Relationships are so confusing. I can’t decide if the woman I’m dating is right for me or not, so I made a list of pros and cons. On the con side; her face isn’t attractive, she’s not affectionate and she’s boring. She never goes out. On the pro side; she’s got a nice body, I love her son (I’ve always wanted to be a father) and she passed the corn dog test. (I like to save money on snacks when I go to baseball games and she let me put two corn dogs in her purse. Not just any woman will hide corn dogs in her purse for me.) I’m the type of guy who believes in fixer-upper projects. She’s getting better. Sometimes I think I could marry her and other times I think I should just stay with her until someone better comes along. Which way should I go?
Signed, Mr. Pros and Cons
Dear Mr. Pros and Cons,
The relationship you’ve described does not sound promising. A nice body, a cute son and some corn dogs in the purse are not the building blocks for a lasting relationship. You don’t have enough material to forge a close friendship with this woman, let alone a lifelong partnership with her. You’re attempting to make something out of nothing, when all the improvements in the world wouldn’t be enough to make this relationship work. The fact that you’re considering staying with her until someone better comes along should be your first clue that you’re not satisfied. If it weren’t for her son, would you bother dating this woman at all?
I don’t know why you’ve set your relationship standards so low, but it’s time to raise your expectations. This woman is not a fixer-upper house that you can remodel into your dream woman. She’s a human being who will probably not change dramatically for the rest of her life. If the two of you have so little to build on after two months, when you’re supposed to be in your honeymoon stage, your best bet is to move on. You deserve more. She deserves more, and her son deserves more. The longer you stay, the more painful it will be for everyone involved, especially her son.
If you have a tendency to save the women you date, might I suggest a healthier version of this scenario? Using the house analogy, if you’re the kind of guy who must make home improvements, I suggest finding a house that is already acceptable “as is.” That way, if you feel the urge to add a fresh coat of paint or change a light bulb, you can be sure that the majority of the house is already in good condition. In other words, stop dating metaphorical houses that need to be leveled to the ground then rebuilt by you. Lifelong projects are exhausting. If you must have a project, stick to literal houses, not people. No one is perfect, but there is a woman out there who’s right for you despite her imperfections, and yours.
I have a baby face so I look young for my age. When I first met my boyfriend, one month ago, I told him I was 10 years younger than I am. Recently, I confessed the truth to him and now he’s taking a “break” from me because I was dishonest. My intention wasn’t to deceive him, but to keep from scaring him away. It’s not like I lied about something important. Besides, I’m an actress so I’m used to lying about my age for my career. Everything between us was great. I don’t understand how he could throw away everything we have over something so trivial. So I’m five years older than him and I told a white lie. What’s the big deal?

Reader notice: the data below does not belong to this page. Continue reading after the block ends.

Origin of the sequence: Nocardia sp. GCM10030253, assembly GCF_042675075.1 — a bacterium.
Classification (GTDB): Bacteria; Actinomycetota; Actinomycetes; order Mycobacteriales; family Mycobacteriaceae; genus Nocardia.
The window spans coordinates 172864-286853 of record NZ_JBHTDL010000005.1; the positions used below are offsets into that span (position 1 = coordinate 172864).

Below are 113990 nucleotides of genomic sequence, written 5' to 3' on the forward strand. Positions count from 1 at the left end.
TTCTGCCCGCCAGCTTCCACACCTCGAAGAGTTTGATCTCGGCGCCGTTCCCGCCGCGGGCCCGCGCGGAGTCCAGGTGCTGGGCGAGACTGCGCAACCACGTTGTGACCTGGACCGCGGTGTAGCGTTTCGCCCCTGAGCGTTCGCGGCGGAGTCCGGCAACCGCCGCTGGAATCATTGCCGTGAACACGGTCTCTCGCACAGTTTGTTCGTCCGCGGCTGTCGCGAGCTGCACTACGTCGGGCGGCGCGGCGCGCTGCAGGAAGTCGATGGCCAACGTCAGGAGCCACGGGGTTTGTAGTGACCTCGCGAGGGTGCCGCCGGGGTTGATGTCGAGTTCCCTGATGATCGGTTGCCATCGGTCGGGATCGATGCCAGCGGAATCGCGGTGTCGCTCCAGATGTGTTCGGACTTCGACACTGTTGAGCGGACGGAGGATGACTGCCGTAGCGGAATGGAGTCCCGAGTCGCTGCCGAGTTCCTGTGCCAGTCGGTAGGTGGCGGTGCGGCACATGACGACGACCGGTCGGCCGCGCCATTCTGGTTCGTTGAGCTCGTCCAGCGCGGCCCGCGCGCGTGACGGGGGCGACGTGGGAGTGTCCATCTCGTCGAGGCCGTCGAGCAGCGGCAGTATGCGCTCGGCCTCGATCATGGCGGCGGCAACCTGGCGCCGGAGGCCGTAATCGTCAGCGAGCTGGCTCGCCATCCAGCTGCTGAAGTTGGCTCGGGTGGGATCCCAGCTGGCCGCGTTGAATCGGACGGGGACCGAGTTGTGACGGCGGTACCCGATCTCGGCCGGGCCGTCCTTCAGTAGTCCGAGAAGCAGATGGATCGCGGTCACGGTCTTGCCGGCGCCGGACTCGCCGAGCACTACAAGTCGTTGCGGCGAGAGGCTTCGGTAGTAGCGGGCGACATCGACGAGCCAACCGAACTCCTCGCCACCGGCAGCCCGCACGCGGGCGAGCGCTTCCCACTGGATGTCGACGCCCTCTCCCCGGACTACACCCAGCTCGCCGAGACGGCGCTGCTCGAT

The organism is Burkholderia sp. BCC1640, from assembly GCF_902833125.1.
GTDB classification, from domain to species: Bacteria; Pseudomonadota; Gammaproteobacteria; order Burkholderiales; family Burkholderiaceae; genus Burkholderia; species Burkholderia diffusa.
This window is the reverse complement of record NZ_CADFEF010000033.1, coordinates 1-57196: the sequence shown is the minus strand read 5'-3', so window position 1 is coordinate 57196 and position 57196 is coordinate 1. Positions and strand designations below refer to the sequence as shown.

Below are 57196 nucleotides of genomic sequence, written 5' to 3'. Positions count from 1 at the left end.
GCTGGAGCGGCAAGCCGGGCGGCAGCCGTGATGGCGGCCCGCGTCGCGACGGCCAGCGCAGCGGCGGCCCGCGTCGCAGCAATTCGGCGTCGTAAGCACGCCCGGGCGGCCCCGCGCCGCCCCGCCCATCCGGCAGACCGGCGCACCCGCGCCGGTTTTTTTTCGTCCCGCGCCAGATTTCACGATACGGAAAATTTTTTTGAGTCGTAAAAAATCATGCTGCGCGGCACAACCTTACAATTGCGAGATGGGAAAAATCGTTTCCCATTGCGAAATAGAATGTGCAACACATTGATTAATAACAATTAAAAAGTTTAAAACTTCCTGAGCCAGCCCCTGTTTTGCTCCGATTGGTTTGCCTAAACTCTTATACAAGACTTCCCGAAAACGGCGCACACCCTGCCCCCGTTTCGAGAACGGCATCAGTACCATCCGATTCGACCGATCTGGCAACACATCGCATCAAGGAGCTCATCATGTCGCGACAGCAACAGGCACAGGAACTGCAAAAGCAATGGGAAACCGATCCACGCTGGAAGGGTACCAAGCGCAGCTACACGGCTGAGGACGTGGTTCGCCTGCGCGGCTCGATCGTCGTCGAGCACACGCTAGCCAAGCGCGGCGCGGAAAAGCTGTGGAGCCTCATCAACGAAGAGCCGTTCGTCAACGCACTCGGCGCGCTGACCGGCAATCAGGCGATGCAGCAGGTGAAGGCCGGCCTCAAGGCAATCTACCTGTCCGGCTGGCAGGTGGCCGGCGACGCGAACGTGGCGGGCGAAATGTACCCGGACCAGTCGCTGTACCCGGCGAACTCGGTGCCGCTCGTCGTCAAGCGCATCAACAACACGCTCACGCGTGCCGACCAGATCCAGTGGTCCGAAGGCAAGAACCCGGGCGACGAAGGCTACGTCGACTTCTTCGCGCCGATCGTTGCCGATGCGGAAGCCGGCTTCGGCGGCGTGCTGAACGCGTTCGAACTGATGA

Signed, Baby Face
Dear Baby Face,
As a woman, I understand your concerns about aging. Society is definitely not as forgiving about our aging process as it is for men. However, I can also understand why your guy is upset about your “white lie.” I know the lie seems trivial to you, but this guy may fear that it’s a preview of future lies to come. Maybe he’s had past experiences with dishonesty and you’ve touched a nerve for him. Or maybe he’s had bad experiences with older women. Whether his fears are legitimate or not, he may also worry that an older woman will want marriage/kids sooner and try to “tie him down.” Whatever his reasons, it’s up to him to decide if the connection you share outweighs his concerns.
At this point, all you can do is apologize and hope for the best. You don’t want to talk him into dating you, especially if he can’t proceed without resentment. If you and this man are meant to be, this obstacle is just a bump in the road on your path to being together. As for the future, if you hope to attract honesty in your dating life, it must start with you.
Rachel Iverson is a freelance writer, dating coach and author who lives with her husband in Venice Beach. Her book, “Don’t Help A Man Be A Man: How To Avoid 12 Dating Time Bombs,” has been endorsed by Dr. John Gray, author of “Men Are from Mars, Women Are from Venus.” For more information on Rachel or her book, visit www.rebelgirlpublishing.com. For dating advice, contact: firstname.lastname@example.org.